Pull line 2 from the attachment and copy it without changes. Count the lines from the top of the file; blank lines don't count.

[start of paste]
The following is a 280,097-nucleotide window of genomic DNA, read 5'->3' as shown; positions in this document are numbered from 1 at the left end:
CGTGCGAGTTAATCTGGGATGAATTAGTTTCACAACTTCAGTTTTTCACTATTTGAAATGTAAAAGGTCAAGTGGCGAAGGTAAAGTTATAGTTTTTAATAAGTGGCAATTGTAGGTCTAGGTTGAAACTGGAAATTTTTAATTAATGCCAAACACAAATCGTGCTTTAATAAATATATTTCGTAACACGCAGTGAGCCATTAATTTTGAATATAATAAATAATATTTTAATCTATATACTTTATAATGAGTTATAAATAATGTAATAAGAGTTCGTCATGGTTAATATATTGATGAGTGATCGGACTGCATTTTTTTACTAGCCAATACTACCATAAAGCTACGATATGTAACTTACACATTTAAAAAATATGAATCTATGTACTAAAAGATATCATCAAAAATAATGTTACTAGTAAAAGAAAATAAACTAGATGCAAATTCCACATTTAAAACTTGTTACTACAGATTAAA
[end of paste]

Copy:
CGTGCGAGTTAATCTGGGATGAATTAGTTTCACAACTTCAGTTTTTCACTATTTGAAATGTAAAAGGTCAAGTGGCGAAGGTAAAGTTATAGTTTTTAATAAGTGGCAATTGTAGGTCTAGGTTGAAACTGGAAATTTTTAATTAATGCCAAACACAAATCGTGCTTTAATAAATATATTTCGTAACACGCAGTGAGCCATTAATTTTGAATATAATAAATAATATTTTAATCTATATACTTTATAATGAGTTATAAATAATGTAATAAGAGTTCGTCATGGTTAATATATTGATGAGTGATCGGACTGCATTTTTTTACTAGCCAATACTACCATAAAGCTACGATATGTAACTTACACATTTAAAAAATATGAATCTATGTACTAAAAGATATCATCAAAAATAATGTTACTAGTAAAAGAAAATAAACTAGATGCAAATTCCACATTTAAAACTTGTTACTACAGATTAAA